Thursday, November 24, 2005

A life lost without a fight

All the joy with which I returned from the 7 pm show of Harry Potter and the Goblet of Fire on Tuesday evaporated when I switched on the TV. The 10 pm news programme was nearing the end and the anchor quoted a Reuter despatch to say that the Indian worker in Afghanistan, M R Kutty, abducted on Saturday by Taliban terrorists, had been killed. The channel ran footage of Kutty's wife weeping inconsolably, hugging her child. It was an extremely disturbing sight. The rejoinder that neither the governments of India nor Afghanistan had any confirmation was no solace, for rarely have such claims been proved wrong.
And, indeed the claim was right. On Wednesday, his beheaded body was found on roadside.
In December 2002, two Indians were kidnapped. At that time the governments at the highest levels got involved, the official machinery moved much faster to establish contact with the abductors and the captives were released after 19 days. This time, nothing of that sort was in evidence. It appeared just no one was bothered. Delhi administration was too preoccupied with Bihar election.
Delhi not being bothered about one distraught family in far-away Kerala isn't so surprising, but couldn't Kerala be bothered about its native? Its government was so shamefully dormant, made no attempt to take an initiative to save Kutty. Officials were more bothered about diplomatic proprieties and niceties, saying that since Kutty worked for a central government organisation and since he was posted abroad it was the duty of the Centre to resolve the issue. So much for the value of life and work.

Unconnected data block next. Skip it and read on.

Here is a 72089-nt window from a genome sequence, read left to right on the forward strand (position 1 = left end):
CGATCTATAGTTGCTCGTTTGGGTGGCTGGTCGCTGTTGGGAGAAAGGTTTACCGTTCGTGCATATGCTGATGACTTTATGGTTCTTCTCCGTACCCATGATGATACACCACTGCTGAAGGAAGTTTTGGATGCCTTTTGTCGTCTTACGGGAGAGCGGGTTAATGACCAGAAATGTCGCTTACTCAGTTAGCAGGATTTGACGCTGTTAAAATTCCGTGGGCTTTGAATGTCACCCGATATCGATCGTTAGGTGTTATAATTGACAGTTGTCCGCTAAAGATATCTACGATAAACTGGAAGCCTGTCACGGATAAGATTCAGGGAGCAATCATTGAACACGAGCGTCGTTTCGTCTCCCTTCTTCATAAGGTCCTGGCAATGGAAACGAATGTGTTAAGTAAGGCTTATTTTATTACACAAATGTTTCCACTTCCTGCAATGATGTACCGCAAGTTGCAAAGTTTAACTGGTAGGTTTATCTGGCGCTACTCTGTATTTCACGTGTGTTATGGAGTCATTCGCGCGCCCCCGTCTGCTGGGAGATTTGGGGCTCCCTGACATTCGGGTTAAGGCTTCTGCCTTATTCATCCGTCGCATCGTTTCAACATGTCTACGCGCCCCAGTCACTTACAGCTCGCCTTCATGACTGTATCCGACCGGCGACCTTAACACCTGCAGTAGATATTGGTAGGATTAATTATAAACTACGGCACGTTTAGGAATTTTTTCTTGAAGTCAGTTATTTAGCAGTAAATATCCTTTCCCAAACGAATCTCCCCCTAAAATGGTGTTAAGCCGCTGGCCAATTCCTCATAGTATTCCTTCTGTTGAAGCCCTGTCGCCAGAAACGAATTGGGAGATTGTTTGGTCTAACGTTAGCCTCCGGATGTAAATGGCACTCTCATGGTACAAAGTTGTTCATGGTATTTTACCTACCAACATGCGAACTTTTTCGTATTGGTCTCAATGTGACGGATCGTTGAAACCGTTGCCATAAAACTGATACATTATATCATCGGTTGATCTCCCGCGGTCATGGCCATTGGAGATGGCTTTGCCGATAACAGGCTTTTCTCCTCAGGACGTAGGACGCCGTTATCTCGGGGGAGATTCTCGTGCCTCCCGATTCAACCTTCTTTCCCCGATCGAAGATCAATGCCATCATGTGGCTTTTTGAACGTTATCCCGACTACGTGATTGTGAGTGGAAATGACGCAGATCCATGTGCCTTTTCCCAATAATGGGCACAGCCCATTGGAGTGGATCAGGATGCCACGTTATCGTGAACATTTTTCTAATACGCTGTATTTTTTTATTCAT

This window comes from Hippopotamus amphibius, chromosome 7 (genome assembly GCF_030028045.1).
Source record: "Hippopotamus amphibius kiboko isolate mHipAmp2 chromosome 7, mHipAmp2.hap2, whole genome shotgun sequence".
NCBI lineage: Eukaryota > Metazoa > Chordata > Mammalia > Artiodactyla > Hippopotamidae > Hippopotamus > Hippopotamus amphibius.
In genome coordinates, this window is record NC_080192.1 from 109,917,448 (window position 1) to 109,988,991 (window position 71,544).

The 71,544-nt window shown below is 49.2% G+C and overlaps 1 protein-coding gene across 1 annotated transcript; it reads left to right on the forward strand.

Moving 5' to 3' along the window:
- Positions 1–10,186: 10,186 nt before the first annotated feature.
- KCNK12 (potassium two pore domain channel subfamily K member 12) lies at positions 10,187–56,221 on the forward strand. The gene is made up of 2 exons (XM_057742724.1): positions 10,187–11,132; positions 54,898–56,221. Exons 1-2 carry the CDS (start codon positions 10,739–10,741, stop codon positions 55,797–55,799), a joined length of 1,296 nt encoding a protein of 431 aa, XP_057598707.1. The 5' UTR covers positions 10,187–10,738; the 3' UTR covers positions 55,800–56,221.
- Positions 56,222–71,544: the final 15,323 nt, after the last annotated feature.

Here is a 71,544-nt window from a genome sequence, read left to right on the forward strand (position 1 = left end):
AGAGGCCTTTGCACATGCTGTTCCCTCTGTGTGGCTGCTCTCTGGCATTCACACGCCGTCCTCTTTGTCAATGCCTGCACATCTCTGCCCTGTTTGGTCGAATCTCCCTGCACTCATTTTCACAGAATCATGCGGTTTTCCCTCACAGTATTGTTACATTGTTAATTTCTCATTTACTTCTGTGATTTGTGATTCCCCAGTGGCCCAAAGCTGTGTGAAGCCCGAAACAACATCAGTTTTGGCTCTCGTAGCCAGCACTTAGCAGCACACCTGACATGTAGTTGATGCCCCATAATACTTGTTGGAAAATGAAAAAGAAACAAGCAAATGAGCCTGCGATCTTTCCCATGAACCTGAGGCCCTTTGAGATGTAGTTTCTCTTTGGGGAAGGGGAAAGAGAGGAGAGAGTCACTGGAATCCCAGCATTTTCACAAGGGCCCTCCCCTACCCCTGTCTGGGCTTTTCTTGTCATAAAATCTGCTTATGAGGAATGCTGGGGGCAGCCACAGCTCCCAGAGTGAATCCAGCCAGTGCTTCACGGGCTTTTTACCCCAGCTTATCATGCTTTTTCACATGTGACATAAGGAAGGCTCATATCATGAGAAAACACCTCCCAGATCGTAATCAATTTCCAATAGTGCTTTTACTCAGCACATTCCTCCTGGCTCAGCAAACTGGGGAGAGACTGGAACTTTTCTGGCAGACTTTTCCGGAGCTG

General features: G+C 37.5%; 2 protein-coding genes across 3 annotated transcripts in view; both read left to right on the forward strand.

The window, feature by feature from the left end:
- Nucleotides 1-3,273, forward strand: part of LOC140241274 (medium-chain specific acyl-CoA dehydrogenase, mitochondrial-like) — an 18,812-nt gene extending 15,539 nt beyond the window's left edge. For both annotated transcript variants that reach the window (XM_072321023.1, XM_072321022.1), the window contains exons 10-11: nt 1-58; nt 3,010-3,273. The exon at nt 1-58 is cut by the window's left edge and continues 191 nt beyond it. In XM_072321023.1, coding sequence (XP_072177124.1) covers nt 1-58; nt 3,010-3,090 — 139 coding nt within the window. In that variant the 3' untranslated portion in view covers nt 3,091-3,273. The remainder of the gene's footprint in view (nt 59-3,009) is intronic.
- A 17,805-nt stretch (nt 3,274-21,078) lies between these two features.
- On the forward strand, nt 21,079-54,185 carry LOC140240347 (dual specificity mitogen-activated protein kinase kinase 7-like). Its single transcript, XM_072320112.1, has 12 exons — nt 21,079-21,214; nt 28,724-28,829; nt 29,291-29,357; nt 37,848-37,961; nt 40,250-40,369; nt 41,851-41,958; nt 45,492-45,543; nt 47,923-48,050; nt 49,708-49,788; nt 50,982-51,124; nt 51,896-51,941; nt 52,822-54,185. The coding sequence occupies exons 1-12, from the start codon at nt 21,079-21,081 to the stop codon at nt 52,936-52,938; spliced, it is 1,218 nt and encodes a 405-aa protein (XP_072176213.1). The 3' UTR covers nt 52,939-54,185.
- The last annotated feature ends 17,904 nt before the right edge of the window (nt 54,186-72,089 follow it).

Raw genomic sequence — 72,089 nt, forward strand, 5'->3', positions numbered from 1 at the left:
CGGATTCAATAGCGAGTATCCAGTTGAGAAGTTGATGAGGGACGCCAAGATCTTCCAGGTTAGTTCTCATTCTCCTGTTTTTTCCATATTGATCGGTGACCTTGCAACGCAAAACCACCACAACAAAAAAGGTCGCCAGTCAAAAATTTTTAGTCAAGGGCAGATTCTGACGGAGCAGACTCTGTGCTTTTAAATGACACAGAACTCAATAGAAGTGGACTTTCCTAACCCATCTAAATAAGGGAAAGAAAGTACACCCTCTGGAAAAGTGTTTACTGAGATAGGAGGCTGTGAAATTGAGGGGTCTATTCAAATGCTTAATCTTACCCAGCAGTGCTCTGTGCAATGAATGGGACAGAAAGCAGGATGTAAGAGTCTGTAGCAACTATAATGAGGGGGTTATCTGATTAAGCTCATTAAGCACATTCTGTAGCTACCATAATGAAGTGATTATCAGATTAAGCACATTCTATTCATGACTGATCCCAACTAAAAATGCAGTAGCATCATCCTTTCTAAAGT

Kutty's death was unlike any other. He risked his life by being in the place where he was. He was there not to push any ideology. He was there to earn a living, to support his family. He was a worker, but unlike any of us, chose to serve the nation (he worked for a central government organisation) in a very dangerous place.
Yet it is a pity that his employers (the government) showed no interest in the crisis. Journalists in Delhi had to contact the Indian high commission in Kabul to get details of the worker, so much cut off and indifferent were the people at the ministry of external affairs in Delhi. India should have taken the threat seriously, given that in August two British workers had been killed. There was no attempt made to contact the abductors.
Now what is the status of other workers of the Border Roads Organisation in Afghanistan? What security do they have? How unsafe are they? Are their lives also so cheap like Kutty's and ready to be gifted away to terrorists.